So what changed? What specifically brought about the decision in me to change the name of the evening meal from tea to dinner? Is one better than the other? Does one have more social clout than the other?

I left the Isle of Wight in 2002 to study an art Foundation course in Bournemouth. Living with four others from the Island and thinking about the types of food we were eating back then, there wasn’t much difference from the food I had been eating at home. Of course I met people from far flung corners of the UK and abroad widening my experiences (at this point I still didn’t know what an avocado was), but a similar home life to that of the Isle of Wight and similar foods being eaten meant that I was definitely still eating tea at this point.

I know that by the time I ended my degree I was eating dinner. During the first year of my degree I started to cook the evening meal with a friend. This period not only improved my cooking skills, but the shared experience widened my horizons of the foods I could cook at home; namely food from other cultures- mostly Italian, Chinese and Indian.

The most significant change happened during my second year. As usual a group of us from halls found a shared house together, somewhere removed of the parental reach found in university managed accommodation. At this point I ate humous for the first time and I started using herbs and creating meals from scratch(ish), not just using jars of sauces. We continued to share the cooking regularly and the competitive pressure mounted to create more exciting, boundary pushing meals than the previous cook.

I was invited out for food and I hosted friends, people who I didn’t live with. Time pressures meant that we wold eat later into the evening 7-8.30pm –  quite a significant change from the traditional 5.30pm slot. Alcohol, namely wine, would be taken alongside the meal and there may occasionally be a starter or dessert, but rarely both.

It is important to mention here that I studied in a very small country town, one without a cinema even and the lack of entertainment forced us students to create our own – and a part of this was cooking and eating.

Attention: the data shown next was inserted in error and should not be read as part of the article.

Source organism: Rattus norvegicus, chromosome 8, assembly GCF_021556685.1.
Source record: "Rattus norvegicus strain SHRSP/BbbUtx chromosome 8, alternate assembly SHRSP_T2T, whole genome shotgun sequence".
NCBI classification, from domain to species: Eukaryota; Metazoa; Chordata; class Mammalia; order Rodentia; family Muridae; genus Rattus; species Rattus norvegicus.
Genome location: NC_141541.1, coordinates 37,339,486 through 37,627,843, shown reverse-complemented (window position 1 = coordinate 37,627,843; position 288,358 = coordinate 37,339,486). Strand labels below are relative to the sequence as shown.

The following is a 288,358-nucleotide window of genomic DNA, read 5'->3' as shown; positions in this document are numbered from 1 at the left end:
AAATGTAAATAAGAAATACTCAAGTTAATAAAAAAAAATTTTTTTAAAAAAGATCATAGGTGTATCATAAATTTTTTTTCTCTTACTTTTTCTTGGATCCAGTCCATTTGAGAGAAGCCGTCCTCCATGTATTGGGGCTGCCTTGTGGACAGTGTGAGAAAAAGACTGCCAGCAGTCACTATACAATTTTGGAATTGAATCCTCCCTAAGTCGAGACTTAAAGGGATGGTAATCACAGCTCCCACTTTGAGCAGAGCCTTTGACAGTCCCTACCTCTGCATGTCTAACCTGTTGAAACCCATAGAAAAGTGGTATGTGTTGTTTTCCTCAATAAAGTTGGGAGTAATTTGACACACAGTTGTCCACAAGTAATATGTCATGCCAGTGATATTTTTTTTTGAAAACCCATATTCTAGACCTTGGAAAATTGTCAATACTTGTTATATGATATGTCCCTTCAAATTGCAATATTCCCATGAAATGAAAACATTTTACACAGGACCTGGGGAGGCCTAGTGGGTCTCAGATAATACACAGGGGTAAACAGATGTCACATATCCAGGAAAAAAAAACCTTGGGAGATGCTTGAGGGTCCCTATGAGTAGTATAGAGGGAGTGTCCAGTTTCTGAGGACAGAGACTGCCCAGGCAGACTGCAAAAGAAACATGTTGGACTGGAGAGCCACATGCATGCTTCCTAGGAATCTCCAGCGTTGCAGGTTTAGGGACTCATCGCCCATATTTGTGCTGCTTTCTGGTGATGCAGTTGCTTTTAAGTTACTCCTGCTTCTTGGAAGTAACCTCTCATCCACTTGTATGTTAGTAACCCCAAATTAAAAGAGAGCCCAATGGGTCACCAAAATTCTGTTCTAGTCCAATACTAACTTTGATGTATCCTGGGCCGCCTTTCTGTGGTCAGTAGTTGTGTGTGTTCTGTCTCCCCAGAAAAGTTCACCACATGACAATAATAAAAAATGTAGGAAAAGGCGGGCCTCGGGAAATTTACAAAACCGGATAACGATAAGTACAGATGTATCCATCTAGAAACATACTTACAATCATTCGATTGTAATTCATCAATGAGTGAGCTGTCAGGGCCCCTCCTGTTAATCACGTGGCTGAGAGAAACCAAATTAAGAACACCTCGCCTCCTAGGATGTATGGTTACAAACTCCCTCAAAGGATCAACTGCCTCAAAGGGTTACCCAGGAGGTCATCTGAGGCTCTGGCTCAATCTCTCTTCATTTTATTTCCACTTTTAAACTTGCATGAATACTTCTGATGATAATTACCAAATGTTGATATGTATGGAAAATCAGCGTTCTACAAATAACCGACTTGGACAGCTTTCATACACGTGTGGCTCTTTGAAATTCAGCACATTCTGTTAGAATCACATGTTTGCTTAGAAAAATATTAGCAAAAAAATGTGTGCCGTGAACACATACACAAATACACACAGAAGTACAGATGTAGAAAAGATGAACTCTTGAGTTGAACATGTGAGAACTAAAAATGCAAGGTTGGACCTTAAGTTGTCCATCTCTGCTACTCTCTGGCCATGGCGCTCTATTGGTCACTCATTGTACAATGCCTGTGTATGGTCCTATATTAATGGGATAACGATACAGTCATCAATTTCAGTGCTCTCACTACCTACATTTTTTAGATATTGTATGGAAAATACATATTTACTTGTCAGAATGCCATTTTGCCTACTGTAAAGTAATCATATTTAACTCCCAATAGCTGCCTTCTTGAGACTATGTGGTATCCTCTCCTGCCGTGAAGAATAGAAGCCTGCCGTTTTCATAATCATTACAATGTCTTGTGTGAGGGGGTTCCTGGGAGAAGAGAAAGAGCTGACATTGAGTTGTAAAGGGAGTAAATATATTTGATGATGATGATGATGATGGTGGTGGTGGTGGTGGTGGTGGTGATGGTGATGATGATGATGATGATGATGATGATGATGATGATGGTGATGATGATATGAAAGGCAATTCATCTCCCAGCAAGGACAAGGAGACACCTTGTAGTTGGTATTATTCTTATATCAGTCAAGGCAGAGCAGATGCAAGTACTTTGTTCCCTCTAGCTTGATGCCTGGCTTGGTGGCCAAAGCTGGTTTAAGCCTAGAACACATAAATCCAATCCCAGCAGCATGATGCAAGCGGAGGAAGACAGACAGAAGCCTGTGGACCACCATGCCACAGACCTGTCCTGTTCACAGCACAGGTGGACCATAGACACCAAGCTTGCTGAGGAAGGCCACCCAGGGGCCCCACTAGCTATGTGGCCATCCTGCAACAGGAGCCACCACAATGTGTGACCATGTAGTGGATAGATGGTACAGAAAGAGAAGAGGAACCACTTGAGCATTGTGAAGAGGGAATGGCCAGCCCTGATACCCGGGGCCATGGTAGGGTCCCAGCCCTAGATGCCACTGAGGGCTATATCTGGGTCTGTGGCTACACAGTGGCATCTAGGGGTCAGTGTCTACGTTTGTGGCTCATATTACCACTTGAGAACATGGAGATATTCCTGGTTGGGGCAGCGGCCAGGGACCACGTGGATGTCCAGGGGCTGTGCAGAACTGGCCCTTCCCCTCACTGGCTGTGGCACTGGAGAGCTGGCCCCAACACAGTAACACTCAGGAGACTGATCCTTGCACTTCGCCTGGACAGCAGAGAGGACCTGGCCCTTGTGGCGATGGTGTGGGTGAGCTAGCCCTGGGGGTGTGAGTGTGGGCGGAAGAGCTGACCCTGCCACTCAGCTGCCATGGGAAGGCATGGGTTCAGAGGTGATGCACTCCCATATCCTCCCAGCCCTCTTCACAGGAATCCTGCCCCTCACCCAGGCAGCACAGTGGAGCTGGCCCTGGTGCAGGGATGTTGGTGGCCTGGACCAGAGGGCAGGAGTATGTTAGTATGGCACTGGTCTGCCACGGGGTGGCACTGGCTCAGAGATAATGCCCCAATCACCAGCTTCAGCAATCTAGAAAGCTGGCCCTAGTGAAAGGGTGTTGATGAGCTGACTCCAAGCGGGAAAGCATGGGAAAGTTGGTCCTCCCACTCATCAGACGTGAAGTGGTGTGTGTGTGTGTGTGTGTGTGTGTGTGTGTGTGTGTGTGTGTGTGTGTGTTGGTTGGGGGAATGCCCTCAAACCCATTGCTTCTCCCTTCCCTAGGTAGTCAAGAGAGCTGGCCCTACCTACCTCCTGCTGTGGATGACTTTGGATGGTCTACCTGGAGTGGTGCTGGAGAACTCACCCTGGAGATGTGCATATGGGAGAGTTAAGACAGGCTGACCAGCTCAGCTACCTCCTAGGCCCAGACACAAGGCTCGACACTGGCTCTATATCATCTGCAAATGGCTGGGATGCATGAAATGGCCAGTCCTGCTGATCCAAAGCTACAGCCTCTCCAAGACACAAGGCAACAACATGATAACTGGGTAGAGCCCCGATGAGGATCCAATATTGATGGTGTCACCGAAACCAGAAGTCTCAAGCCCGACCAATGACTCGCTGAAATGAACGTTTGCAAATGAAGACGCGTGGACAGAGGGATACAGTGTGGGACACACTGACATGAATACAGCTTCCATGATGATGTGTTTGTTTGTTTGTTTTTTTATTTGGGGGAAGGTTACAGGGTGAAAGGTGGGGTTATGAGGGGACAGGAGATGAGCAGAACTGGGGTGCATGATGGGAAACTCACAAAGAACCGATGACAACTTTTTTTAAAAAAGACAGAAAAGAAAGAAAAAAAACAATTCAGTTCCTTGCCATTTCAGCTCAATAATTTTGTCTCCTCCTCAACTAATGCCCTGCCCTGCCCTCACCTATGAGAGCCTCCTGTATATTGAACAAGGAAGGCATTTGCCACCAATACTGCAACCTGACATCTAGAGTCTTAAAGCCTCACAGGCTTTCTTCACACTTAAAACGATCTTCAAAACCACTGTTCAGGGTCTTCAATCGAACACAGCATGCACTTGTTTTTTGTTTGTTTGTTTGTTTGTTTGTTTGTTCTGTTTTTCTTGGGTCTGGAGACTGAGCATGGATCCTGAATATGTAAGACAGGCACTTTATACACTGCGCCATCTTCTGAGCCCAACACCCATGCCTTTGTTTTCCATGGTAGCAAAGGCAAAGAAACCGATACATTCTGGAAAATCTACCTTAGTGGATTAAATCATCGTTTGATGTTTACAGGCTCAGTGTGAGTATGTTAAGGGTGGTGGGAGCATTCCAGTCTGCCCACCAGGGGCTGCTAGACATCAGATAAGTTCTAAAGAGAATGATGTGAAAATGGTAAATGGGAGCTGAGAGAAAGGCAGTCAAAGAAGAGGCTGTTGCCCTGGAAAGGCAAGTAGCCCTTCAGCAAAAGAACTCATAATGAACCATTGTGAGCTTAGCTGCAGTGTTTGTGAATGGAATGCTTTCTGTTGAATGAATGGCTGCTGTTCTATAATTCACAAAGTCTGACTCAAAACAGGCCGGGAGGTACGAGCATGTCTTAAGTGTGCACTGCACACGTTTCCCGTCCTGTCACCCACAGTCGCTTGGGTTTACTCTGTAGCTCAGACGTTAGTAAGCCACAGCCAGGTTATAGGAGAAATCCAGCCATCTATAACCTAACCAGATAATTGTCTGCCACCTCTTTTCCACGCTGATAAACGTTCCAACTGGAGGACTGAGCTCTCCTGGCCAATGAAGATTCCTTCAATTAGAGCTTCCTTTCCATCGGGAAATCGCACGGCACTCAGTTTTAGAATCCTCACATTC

I started to visit the Island less often and Island friends would tell me that I’d changed. And I was changing. I’d allowed myself to broaden my experiences which subsequently  informed my decisions in a whole new manor of ways. The language I used altered, cultivated from my course no doubt, but also through social connections. My accent softened.

The education I was receiving and my social situation was dramatically altering my outlook on life, my values and even my taste. I may have been in debt at this point but my cultural capital was in a metaphorical Swiss bank account. Looking back, I recognise this as a time when I thought that my future could have a brighter outlook than I’d previously been encouraged to consider.

Despite the fact that my awareness of my growing cultural capital may have enabled me to simply change the noun I used for the evening meal, which other factors distinguished dinner from tea?

  • Time of the meal
  • Range of foods
  • Courses
  • Drinking alcohol
  • Cooking from scratch(ish)
  • Social pressure/competition
  • Hosting

In a bid to find out what this discovery means to me I have started to produce 2D works based on this name change.

 

Tea Vs Dinner – https://www.theguardian.com/lifeandstyle/2012/aug/03/tea-with-grayson-perry-supper-dinner

Developing the Ceramic Tablecloth

Hella Jongerius, a Dutch designer, has united ceramic tableware and tablecloths in a piece where she knitted the two together (pictured in the following video 0.48 secs or here).

 

This gives me great encouragement for combining my own tablecloth and ceramics. When clearing out my studio space I assembled my vacuumed formed cast of preexisting molds together. The results permitted an insight as to how a whole table of objects may appear.

This reminds me of Ryan Ganders work Tell My Mother not to Worry , 2012 where made his daughters den of sheets into a permanent marble sculpture (as this Google image search aptly depicts).

ryan gander

Using fabric (in place of a tablecloth/napkin) depicts how we can make assumptions about the original object even when hidden or enveloped. As the napkin remains the one common element with all aspects of dining, creating bowls, plates etc from ceramic napkins could be a potential avenue for this project.

Update: 1st June 2016